The public-by-default social networks, such as Twitter and Instagram, nurture a specific type of sharing. It’s slightly more edited and controlled than the sharing that happens in the private-by-default social networks, such as Facebook.
While more open and authentic, the sharing that happens via the private-by-default social networks is still a constrained subset of our experiences. As the number of connections increases, our willingness to share changes. This is true for Path, even with the imposed limit on the number of connections. Path’s constraint of 150 friends may respect the ‘cognitive limit to the number of people with whom one can maintain stable social relationships‘ but it doesn’t capture the fact that sharing changes as our networks grow.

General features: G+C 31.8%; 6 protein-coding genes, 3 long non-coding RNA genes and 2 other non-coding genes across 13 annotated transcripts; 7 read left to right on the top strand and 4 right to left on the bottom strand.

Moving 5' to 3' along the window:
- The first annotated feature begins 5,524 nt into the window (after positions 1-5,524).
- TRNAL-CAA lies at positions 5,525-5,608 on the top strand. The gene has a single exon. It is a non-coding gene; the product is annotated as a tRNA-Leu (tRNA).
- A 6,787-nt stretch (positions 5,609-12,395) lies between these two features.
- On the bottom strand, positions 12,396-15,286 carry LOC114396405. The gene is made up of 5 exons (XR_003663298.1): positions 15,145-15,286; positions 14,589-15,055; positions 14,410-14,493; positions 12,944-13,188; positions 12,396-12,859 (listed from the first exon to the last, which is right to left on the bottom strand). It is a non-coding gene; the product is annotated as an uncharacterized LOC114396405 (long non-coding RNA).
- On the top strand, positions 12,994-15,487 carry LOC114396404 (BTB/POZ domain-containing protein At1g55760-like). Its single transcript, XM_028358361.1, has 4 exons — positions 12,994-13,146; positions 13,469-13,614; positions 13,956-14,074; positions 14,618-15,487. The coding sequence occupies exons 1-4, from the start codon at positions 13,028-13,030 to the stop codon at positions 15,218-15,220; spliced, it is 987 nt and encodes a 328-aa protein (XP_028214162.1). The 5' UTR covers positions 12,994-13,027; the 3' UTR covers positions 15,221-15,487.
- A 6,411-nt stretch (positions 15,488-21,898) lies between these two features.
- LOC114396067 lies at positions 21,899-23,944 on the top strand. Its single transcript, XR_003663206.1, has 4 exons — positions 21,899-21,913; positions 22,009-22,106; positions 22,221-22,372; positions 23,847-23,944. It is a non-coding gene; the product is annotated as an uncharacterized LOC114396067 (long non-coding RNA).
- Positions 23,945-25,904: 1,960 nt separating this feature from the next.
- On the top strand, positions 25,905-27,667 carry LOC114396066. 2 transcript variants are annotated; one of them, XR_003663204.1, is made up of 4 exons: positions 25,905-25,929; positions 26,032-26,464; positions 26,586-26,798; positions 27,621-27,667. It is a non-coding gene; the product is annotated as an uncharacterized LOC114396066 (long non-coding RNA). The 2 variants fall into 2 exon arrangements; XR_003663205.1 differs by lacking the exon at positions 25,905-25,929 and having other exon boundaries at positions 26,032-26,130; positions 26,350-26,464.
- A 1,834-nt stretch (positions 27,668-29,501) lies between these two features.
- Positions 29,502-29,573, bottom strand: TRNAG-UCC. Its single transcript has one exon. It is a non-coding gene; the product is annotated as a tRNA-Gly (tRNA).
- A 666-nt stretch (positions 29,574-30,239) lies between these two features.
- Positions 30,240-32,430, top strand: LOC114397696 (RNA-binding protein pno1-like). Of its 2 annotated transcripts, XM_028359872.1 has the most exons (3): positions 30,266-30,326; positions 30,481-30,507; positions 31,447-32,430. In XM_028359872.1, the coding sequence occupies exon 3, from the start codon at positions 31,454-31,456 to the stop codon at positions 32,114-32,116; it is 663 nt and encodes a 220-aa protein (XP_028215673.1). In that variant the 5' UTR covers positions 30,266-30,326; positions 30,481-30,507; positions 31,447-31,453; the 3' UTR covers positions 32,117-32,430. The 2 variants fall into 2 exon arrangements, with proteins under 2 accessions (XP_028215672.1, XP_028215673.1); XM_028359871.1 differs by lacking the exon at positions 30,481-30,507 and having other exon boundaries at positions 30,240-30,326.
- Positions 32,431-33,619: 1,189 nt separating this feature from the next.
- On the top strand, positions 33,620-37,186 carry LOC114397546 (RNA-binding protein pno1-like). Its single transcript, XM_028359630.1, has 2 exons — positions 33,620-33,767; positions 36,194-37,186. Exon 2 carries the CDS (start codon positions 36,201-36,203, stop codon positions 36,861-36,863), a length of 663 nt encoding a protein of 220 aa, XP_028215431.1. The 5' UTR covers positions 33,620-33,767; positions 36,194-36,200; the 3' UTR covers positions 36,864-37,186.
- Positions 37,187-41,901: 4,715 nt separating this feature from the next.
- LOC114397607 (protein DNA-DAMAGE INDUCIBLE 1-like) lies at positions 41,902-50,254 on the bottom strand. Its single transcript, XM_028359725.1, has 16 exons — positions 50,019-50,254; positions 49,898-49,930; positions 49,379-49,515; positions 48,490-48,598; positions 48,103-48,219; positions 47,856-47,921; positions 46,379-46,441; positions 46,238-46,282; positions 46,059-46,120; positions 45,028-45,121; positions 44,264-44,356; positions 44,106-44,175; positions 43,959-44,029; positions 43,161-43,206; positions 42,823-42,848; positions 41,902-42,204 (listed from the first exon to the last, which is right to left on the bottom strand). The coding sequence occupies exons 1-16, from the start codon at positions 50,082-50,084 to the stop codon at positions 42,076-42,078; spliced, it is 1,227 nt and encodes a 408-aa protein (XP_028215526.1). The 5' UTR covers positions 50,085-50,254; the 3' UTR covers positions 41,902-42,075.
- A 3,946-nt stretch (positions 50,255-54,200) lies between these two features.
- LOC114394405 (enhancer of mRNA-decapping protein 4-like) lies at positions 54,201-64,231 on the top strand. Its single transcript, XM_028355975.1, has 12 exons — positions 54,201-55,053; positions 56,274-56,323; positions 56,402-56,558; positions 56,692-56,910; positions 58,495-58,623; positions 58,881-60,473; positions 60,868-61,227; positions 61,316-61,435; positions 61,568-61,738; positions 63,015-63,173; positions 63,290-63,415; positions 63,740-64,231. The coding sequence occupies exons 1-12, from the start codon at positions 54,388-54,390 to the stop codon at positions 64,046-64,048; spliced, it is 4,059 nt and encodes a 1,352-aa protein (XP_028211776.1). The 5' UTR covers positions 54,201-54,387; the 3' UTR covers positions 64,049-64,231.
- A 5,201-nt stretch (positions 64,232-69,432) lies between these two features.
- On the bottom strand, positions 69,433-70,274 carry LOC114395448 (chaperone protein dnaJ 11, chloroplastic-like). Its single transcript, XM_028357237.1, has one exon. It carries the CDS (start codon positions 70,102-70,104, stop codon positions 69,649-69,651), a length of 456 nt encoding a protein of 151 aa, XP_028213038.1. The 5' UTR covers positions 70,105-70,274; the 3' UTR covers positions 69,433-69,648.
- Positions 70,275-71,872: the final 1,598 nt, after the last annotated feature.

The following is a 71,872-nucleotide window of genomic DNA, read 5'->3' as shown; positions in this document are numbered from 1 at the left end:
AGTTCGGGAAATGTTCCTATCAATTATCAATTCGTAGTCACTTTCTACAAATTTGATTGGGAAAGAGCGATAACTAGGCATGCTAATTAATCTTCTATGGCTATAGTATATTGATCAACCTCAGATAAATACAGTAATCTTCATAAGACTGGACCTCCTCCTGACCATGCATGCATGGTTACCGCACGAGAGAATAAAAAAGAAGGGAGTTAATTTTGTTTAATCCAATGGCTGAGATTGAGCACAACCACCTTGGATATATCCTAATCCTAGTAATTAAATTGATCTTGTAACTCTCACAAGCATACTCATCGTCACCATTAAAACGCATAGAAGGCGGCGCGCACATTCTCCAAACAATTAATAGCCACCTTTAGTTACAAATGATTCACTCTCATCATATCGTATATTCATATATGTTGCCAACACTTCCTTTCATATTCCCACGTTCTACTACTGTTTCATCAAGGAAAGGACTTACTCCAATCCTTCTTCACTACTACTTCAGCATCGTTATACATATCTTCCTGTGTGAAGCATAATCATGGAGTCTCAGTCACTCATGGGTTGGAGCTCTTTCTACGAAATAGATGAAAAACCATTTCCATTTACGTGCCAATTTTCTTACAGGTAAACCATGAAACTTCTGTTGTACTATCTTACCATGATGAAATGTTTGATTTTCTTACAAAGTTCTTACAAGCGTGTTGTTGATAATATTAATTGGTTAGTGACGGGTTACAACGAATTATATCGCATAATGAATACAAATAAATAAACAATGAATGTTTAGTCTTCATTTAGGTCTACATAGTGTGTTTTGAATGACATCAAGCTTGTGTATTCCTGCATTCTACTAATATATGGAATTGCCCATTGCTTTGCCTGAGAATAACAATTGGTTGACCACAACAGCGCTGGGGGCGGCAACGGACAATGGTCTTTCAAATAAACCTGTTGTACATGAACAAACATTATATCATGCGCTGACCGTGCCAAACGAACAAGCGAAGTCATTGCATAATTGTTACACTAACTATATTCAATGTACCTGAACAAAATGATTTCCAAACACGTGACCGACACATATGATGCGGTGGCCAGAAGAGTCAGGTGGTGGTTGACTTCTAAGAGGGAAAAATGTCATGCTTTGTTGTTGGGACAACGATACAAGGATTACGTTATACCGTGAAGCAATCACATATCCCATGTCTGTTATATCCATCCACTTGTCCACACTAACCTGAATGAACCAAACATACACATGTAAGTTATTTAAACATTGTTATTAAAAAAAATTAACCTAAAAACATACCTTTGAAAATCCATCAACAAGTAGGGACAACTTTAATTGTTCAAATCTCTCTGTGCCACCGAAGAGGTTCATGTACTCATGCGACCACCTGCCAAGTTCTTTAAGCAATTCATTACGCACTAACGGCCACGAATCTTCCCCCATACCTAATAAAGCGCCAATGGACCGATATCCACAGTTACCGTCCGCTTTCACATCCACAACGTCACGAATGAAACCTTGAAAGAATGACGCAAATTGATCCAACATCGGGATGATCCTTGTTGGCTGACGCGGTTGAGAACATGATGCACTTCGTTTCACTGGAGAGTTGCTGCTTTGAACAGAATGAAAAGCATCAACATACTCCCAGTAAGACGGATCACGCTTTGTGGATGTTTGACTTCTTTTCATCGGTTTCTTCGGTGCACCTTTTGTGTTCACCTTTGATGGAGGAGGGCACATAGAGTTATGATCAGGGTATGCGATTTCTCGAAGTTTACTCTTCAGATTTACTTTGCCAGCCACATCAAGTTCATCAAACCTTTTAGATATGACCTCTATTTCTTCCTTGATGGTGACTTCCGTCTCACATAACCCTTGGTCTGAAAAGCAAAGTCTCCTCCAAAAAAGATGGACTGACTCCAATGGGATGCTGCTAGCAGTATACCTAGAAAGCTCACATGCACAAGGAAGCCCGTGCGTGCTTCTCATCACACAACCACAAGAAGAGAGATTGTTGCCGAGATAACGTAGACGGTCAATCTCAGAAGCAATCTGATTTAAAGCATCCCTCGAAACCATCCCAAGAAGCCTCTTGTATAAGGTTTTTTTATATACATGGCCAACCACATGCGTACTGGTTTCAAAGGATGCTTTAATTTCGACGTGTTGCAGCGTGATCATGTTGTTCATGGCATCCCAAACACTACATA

Think about what you share with your significant other, family members, or closest friends via email, sms, and the like. This type of sharing is considerably different from what we share across social networks.
I understand the business opportunities and network growth that public sharing provides. But considering the type of sharing that these services don’t capture I am a fan of the emerging services trying to solve the 1:1 and small group sharing problem.